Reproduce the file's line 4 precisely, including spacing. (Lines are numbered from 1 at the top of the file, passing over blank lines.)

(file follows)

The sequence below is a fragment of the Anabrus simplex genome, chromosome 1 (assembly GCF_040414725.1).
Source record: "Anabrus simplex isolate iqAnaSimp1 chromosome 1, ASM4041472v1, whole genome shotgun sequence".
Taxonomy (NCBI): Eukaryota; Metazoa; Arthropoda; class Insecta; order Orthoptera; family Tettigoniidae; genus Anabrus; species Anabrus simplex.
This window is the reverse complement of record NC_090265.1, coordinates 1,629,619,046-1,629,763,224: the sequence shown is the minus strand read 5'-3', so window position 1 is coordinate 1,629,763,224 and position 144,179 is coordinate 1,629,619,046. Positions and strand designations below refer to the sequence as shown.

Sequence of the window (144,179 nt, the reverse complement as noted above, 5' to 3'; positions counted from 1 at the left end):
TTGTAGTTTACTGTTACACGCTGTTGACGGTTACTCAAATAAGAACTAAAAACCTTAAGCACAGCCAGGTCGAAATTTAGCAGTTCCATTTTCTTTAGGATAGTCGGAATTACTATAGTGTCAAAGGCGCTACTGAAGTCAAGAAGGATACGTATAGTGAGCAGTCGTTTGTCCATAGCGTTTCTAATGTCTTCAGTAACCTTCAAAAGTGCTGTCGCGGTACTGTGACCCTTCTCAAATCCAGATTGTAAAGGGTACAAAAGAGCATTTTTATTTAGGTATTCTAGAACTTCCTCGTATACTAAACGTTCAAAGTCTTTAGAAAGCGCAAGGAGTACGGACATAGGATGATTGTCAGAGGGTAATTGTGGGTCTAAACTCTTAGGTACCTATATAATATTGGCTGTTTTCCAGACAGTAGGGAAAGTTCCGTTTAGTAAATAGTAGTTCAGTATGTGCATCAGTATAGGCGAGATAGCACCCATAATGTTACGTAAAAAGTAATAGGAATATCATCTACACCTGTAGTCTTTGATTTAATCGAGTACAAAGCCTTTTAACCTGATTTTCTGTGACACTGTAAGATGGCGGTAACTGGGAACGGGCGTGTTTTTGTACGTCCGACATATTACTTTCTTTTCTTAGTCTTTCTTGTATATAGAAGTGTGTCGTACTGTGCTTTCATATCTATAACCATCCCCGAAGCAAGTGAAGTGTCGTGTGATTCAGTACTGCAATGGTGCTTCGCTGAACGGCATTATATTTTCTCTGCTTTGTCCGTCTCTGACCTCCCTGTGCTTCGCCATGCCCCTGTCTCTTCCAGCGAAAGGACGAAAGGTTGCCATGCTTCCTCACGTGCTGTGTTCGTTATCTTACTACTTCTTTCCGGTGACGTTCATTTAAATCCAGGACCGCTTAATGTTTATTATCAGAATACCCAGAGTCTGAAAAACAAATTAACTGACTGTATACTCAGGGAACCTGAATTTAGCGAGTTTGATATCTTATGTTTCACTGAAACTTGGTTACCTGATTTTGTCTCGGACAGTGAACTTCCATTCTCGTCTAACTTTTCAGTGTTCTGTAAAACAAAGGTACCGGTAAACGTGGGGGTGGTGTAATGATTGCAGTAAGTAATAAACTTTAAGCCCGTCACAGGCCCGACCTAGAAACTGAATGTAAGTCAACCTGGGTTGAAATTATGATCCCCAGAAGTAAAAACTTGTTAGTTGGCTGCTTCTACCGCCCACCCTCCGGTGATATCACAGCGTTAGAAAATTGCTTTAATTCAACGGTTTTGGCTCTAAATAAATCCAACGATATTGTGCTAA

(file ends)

This window is the reverse complement of record NC_090265.1, coordinates 1,629,619,046-1,629,763,224: the sequence shown is the minus strand read 5'-3', so window position 1 is coordinate 1,629,763,224 and position 144,179 is coordinate 1,629,619,046. Positions and strand designations below refer to the sequence as shown.